Israel Launches Spy Satellite Into Orbit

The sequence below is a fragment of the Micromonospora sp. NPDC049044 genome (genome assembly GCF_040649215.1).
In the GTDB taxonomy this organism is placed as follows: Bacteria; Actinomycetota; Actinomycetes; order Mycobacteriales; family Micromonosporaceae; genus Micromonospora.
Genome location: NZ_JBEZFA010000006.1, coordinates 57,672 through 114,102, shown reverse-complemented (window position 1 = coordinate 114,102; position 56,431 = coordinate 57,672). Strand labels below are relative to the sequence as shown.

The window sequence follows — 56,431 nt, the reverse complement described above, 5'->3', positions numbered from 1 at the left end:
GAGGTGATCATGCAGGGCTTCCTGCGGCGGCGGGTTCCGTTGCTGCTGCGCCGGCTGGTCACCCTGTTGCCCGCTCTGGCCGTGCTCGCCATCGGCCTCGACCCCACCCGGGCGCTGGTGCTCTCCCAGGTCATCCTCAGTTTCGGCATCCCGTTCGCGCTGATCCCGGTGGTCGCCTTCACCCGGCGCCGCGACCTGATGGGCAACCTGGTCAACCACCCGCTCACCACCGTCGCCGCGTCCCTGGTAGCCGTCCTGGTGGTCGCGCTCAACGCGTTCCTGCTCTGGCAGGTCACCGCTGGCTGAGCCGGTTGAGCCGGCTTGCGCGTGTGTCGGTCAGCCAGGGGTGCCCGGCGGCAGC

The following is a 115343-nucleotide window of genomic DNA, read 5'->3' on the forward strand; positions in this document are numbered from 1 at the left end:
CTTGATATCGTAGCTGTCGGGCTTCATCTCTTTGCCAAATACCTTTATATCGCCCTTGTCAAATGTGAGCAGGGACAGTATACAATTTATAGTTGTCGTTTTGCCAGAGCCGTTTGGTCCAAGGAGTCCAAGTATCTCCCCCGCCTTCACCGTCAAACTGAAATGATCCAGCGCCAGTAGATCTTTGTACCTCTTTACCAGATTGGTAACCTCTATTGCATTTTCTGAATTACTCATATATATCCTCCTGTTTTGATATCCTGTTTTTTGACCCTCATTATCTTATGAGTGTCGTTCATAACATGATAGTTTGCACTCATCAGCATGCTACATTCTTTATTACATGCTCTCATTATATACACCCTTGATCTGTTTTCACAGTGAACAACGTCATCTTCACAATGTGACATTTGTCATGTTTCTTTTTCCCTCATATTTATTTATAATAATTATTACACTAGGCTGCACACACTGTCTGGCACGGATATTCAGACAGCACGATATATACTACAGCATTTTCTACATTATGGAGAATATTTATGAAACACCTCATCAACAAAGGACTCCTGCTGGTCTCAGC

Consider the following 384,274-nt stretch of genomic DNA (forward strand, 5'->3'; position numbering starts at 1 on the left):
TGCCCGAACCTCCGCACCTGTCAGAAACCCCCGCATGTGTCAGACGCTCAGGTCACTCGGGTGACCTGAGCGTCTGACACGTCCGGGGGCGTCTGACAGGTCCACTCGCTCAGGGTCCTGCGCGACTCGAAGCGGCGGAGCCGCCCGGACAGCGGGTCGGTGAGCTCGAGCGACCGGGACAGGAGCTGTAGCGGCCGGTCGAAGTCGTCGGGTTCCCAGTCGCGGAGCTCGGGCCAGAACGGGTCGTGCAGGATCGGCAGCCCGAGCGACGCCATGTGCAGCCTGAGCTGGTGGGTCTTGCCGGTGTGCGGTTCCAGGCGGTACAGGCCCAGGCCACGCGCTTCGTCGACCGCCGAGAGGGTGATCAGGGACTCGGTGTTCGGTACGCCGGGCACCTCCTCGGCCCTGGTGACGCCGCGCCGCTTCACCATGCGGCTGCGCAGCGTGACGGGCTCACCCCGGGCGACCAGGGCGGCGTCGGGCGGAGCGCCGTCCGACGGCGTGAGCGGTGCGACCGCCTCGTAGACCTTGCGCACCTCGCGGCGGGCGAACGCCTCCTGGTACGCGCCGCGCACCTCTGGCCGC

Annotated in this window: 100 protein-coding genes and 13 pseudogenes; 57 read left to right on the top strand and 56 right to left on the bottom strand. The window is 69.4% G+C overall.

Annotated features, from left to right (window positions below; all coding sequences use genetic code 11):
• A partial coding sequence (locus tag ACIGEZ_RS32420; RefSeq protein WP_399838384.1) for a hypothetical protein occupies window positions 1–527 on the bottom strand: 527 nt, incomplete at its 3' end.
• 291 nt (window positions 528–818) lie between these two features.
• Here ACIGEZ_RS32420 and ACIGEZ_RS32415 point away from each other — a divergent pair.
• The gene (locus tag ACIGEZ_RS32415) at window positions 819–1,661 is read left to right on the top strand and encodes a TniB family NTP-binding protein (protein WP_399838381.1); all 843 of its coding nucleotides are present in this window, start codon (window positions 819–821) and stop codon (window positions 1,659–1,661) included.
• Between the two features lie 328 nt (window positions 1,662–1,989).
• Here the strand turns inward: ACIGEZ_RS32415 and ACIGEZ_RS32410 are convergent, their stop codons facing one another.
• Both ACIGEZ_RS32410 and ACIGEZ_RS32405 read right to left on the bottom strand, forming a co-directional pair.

Israel successfully launched an advanced spy satellite into orbit giving it a sophisticated new tool in its efforts to collect intelligence on archenemy Iran and other regional adversaries. Israeli space officials said the Ofek-7 satellite can pick up even small objects from space, and that information will be shared with the United States. Ofek-7 was launched from a beach front air base south of Tel Aviv before dawn, the bright flame from its booster rocket lighting up the beach and ocean on a clear night and the roar of its engines heard more than 10 miles away. Senior officials from Israel's space program said the satellite will significantly improve Israel's intelligence capabilities, allowing it to view objects as small as an average TV set. "It's true that this helps the Iranian issue," Haim Eshed, chief of the Defense Ministry's space department, told Army Radio. "And it's clear above all else that this satellite is a very significant addition to the ability to gather intelligence." Israel considers Iran its main strategic threat, charging that Iran's nuclear program is designed to build atomic weapons. Iranian President Mahmoud Ahmadinejad has said repeatedly that Israel should be "wiped off the map." Iran insists its nuclear program is for peaceful purposes.The new satellite is "one of the most sophisticated in the world" and will operate with the existing Ofek-5 to provide different viewing angles, said Yiftah Shapir, a military analyst at the Institute of National Security Studies. "This will enhance Israeli capabilities to monitor any threat from anywhere in the region, whether its Lebanon, Syria or Iran," he said. Ofek-5 is already past its projected life span, pressed into additional service with the failure two years ago of the launch of Ofek-6. "Ofek" is the Hebrew word for "Horizon." The satellite weighs 66 pounds and is 7.5 feet long, said the chairman of the Israel Space Agency, Isaac Ben-Israel. It is significantly lighter than the most advanced American satellites, which have similar capabilities but weigh at least three tons, he told Army Radio. Ofek-7 was launched 310 miles into the sky from an air force base at Palmachim, south of Tel Aviv, Army Radio said. Though the U.S. has its own spy satellites, Ben-Israel said it was in the interest of both Israel and the U.S. to exchange intelligence. "There is no country in the world, not us and not the Americans, that is able to obtain everything alone," he told Army Radio. "If you have something that they don't have and if they have something that you don't have, you make an exchange." The satellite can view objects as small as 28 inches long, Army Radio said. But Ben-Israel said the resolution was even better, saying the objects it can discern are "a few dozen centimeters" long. The Ofek-7 uses optical technology, meaning its viewing ability is limited by clouds and nonexistent at night, Shapir said. By 2010 Israel is expected to launch another spy satellite with radar technology that will overcome these limitations, he said. Ofek-5 and Ofek-7 are the only two Israeli spy satellites, Army Radio said. Israel also has two commercial satellites.